Best Practice 3: Provide Research Fundamentals Training to Stakeholders.

PCORI offers an online Research Fundamentals Training Package for stakeholders. The training is self-paced and covers concepts and steps in the research process. It also includes a glossary of common research terms that stakeholders are likely to hear or read.

Best Practice 4: Provide a Study-specific Guide.

In addition to helping stakeholders learn the basics about research, teams may want to provide them with study-specific background materials. A study-specific guide—that team members can use in meetings and when working on study tasks—should be available in print and online. The guide should include:

  • An overview of the study topic, including background information.
  • Graphics and diagrams that show the timeline of the study.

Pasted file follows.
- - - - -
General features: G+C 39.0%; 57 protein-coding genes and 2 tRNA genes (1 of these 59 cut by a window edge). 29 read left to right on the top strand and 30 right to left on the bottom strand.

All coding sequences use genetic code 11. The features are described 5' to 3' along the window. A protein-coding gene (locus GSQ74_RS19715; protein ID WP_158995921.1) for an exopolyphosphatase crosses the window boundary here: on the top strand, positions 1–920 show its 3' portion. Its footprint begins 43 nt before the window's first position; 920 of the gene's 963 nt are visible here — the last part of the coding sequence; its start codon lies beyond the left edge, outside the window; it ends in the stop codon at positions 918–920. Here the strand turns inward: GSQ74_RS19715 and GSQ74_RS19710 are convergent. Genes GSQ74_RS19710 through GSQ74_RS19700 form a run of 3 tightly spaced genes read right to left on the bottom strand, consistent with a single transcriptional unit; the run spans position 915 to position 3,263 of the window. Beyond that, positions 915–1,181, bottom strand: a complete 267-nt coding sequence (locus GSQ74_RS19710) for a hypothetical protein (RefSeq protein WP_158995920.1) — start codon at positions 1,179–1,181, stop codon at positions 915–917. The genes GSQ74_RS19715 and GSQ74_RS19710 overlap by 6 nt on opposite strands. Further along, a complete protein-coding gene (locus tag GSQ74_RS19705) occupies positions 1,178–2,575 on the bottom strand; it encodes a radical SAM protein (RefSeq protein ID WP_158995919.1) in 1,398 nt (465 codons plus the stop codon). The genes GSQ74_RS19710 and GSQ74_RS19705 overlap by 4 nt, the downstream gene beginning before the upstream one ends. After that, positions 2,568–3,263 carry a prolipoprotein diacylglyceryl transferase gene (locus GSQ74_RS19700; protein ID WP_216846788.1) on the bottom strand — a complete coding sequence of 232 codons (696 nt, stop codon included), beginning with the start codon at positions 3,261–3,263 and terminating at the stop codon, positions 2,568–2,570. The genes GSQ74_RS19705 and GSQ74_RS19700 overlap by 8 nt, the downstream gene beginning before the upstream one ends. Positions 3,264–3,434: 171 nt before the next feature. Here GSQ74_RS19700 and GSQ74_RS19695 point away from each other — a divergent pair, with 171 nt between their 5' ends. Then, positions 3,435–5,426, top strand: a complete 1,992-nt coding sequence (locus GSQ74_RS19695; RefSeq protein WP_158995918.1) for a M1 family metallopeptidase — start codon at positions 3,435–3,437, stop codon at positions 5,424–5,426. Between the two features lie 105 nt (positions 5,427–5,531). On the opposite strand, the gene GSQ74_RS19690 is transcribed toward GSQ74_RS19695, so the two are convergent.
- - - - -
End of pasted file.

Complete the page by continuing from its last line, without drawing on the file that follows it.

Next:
• A glossary of study-specific terms that will come up frequently in discussion.

Teams should review the guide in a meeting. In addition, team organizers may present on some aspects of the study, such as the basic science of a treatment, so that all team members can engage comfortably.

Best Practice 5: Plan Team-building Activities.

Team-building activities can help team members get to know each other and build trust and collaboration. Team members can run team-building activities themselves or use a professional facilitator.

Team-building activities can be part of team meetings or separate events. Many teams find that sharing meals together helps build and strengthen relationships. Other types of activities include sharing stories or working together to build a set of ground rules for the team.

Learning Resources

Team Building Exercise: What Brings You to the Team? ACTIVITY GUIDE WITH WORKSHEET

Leads teams through an activity to foster an open discussion of the different perspectives and interests within the team.

View Activity Guide

Preparing Team Members for Partnership FURTHER READING LIST